Updated July 7, 2023
What is Prepayment Risk?
The term “prepayment risk” refers to the risk associated with the early repayment of the principal of fixed-income securities. When a borrower repays the entire or part of the principal prematurely, they are not liable to pay the interest on that part of the principal, which means that the investors of the fixed-income securities will receive lower interest payments than expected.
As a result, prepayment risk is prevalent for fixed-income securities, such as mortgage-backed securities and callable bonds.
Explanation of Prepayment Risk
It refers to the risk of the borrower’s premature repayment of an existing loan. It might seem confusing how prepayment risk, which denotes repayment of a loan in a relatively shorter period than the original maturity, can be a risk to anybody. However, it is essential to understand that prepayment is a risk from a lender’s perspective, as it exposes the lender to another significant risk – reinvestment risk.
How Does Prepayment Risk Work?
Although there might be several circumstances under which the borrower might choose to prepay the mortgage, there are two significant circumstances:
- The borrower sells the home and uses the proceeds from the sale to pay off the mortgage.
- The borrower might refinance the mortgage to take advantage of a falling interest rate environment.
Let us assume that David has availed of a $50,000 mortgage loan at 8%. However, the interest rates in the market have fallen to 6%, and thus there is a much stronger incentive for David to refinance his existing mortgage. Next, determine the benefits David can receive if he prepays the loan.
- Given, Mortgage loan = $50,000
- Initial interest rate = 8%
- New interest rate = 6%
Now, the benefit that David can have can be calculated as follows,
- = (8% – 6%) * $50,000
- = $1,000
Therefore, David can save $1,000 through the prepayment, which is a loss of anticipated income for the lender.
How to Manage Prepayment Risk?
To manage the prepayment risk faced by the investors of fixed-income securities, prepayment penalties are levied on the borrowers to discourage them from repaying the mortgage loans earlier than their expected maturities.
Prepayment Risk Factors
Some of the most common factors that impact it are as follows:
- Interest rate level: A declining interest rate environment may lure borrowers into refinancing their loans. At the same time, an increasing trend may encourage borrowers to prepay to reduce the burden of interest payments.
- Changes in home prices: An increase in home prices may prompt the borrowers to prepay and cash out some portion of the increased equity.
- Credit score: Some borrowers prefer to prepay loans to maintain a healthy credit score.
- Penalties: The quantum of fines and administrative charges vis-à-vis the benefits from the reinvestment is also essential.
- Refinancing burnout: The risk of prepayment decreases after a period of long, unrelenting refinancing activity.
Interest Rates and Prepayment Risk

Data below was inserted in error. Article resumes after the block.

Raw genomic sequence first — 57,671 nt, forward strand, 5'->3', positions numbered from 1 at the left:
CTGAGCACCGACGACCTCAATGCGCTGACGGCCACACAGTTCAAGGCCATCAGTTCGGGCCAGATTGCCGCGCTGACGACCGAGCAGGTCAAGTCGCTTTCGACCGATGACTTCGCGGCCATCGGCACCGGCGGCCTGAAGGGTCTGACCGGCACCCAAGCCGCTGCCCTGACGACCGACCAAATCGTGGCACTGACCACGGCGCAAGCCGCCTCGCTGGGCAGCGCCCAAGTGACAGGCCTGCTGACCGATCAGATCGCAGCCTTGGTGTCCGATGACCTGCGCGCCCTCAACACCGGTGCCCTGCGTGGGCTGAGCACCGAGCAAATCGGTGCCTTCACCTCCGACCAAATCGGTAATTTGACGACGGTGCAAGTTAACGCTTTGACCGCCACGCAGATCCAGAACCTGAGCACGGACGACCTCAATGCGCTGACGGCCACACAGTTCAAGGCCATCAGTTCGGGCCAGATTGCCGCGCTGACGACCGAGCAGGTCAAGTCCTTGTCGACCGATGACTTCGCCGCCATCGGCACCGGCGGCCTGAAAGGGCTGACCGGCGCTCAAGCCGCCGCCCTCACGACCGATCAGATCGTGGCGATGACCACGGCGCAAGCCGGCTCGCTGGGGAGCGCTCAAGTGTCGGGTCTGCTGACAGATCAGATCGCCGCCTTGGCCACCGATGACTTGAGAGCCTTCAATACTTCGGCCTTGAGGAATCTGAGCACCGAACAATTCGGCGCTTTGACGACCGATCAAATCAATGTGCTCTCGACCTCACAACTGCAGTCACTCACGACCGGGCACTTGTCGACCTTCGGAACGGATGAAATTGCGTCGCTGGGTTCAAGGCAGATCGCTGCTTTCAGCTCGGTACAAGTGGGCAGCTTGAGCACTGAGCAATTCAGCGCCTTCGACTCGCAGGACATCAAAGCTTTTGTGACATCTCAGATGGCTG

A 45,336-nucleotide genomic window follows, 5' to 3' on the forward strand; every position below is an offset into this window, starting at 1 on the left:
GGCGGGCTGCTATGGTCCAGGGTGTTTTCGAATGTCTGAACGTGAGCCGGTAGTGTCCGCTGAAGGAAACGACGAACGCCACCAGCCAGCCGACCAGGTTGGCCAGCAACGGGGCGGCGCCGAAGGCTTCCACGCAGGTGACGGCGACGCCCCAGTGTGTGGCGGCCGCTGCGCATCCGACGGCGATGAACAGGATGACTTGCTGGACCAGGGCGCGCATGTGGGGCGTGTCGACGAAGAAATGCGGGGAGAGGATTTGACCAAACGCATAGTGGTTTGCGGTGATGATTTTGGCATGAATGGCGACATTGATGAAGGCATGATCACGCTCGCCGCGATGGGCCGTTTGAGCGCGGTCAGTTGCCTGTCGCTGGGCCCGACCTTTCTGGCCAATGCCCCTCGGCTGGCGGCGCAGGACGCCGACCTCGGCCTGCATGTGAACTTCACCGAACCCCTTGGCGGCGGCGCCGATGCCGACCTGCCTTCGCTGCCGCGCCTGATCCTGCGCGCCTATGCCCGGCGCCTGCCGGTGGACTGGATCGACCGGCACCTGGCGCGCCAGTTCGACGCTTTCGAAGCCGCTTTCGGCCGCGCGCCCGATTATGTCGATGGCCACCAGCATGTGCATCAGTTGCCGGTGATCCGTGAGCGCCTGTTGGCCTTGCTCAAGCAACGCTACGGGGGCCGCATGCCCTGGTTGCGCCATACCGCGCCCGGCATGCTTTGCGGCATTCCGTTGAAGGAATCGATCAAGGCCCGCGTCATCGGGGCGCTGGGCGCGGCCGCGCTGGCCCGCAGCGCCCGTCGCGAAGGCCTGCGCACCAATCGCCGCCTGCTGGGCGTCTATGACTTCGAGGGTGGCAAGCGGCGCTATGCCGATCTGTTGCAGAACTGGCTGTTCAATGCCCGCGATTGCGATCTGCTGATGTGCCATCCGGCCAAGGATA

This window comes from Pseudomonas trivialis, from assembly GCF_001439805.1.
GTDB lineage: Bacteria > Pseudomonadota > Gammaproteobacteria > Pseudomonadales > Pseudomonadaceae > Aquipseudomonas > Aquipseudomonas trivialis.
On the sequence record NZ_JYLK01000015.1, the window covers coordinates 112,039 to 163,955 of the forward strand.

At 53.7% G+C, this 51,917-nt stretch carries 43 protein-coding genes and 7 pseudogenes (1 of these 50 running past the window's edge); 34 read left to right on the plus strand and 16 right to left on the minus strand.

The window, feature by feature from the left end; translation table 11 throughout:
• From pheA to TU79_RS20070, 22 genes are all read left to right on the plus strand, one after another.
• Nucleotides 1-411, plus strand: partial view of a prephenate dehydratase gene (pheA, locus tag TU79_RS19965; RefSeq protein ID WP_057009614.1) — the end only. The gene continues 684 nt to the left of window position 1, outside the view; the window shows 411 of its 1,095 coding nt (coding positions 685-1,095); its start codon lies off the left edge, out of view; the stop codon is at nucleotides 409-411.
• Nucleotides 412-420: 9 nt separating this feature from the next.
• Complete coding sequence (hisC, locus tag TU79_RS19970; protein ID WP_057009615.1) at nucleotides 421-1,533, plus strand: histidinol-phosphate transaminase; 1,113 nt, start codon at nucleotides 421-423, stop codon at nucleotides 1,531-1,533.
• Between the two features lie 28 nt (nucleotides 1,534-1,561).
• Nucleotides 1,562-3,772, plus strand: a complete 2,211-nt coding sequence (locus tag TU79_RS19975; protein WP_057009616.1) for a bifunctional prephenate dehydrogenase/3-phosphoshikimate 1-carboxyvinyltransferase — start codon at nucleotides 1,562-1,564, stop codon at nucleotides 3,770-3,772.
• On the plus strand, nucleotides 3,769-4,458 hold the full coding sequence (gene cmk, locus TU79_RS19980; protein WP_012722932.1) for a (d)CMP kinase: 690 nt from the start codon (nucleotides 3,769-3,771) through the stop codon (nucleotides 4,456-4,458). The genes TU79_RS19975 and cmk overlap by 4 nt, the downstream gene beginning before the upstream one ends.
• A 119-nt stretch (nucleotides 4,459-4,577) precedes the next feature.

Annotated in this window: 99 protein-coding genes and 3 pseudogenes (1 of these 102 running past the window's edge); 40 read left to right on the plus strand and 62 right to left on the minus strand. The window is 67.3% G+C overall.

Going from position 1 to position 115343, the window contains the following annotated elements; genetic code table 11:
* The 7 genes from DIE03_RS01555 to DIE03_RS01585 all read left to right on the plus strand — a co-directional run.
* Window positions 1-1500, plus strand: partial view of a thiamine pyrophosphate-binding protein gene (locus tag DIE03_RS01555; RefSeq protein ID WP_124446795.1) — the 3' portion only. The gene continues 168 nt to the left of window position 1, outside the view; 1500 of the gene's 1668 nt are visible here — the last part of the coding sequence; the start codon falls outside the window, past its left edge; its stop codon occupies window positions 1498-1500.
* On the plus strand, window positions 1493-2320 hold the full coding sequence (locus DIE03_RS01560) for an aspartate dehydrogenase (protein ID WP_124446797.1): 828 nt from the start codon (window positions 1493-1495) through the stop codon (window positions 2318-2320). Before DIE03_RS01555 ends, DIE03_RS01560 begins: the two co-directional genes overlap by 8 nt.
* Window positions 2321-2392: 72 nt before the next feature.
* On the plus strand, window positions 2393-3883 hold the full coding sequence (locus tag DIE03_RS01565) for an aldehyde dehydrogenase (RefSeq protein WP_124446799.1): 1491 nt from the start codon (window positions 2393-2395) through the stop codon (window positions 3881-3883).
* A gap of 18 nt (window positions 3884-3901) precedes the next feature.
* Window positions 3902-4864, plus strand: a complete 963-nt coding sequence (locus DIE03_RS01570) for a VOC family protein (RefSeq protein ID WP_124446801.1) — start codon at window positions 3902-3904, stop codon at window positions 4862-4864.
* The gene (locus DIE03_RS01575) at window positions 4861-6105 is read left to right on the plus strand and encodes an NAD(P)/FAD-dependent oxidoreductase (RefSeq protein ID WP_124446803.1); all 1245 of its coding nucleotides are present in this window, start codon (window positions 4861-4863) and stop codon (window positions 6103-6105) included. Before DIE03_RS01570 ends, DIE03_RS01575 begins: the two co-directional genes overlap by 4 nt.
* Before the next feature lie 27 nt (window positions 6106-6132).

Interest rates are the main driving factor for the prepayment risks. Therefore, let us look at the impact of interest rates on prepayment risk in the following two scenarios.
- Scenario 1: If the interest rates fall, the borrowers can refinance the existing floating-rate mortgage loans into fixed-rate mortgages. In this case, the potential benefit of refinancing urges the borrower to prepay and thus increases the prepayment risk of the lender.
- Scenario 2: If the interest rates surge, the borrowers are tempted to repay the loans quickly to avoid the burden of higher interest payments. In this case, the fear of higher interest payment forces the borrowers to prepay and thus increases the prepayment risk of the lender.
Criticism of Prepayment Risk
One of the inherent problems with prepayment risk is that it can make life difficult for the investors, especially in the case of callable bonds that strongly favor the issuers. For instance, the issuers enjoy the benefits of locking in low rates in an increasing interest rate environment, while the investors are stuck with the lower return. But on the other hand, if the interest rates fall, the issuers straightaway call back their bonds and refinance them at lower rates, which eliminates any possibility of the investors enjoying the benefits of the interest rate change. In short, the investors of callable bonds tend to lose when interest rates go up, and they can’t even win when the interest rates go down.
- Investors can purchase securities with embedded prepayment risks at a relatively lower rate.
- The pool of fixed-income securities with embedded prepayment risks is usually priced accordingly. However, the investors can earn higher returns if the prepayment is lower than the expected prepayment during the loan tenure.
- First, it increases the uncertainty of interest payments in the future.
- Second, it exposes the investors to reinvestment risk in a declining interest rate environment.
- Third, prepayment risks make it difficult to gauge and determine fixed-income securities’ cash flows (interest payment and principal repayment).
So, it can be seen that prepayment risk can’t be avoided, and thus banks and other financial institutions accept it as a part of the lending business. Consequently, the securities with prepayment risk are priced accordingly, considering the expected movements in interest rates and the historical prepayment rates. Also, to mitigate the prepayment risks, the bank levies prepayment penalties to discourage premature repayment of loans.
This is a guide to Prepayment Risk. Here we also discuss the introduction and how it works, along with its advantages and disadvantages. You may also have a look at the following articles to learn more –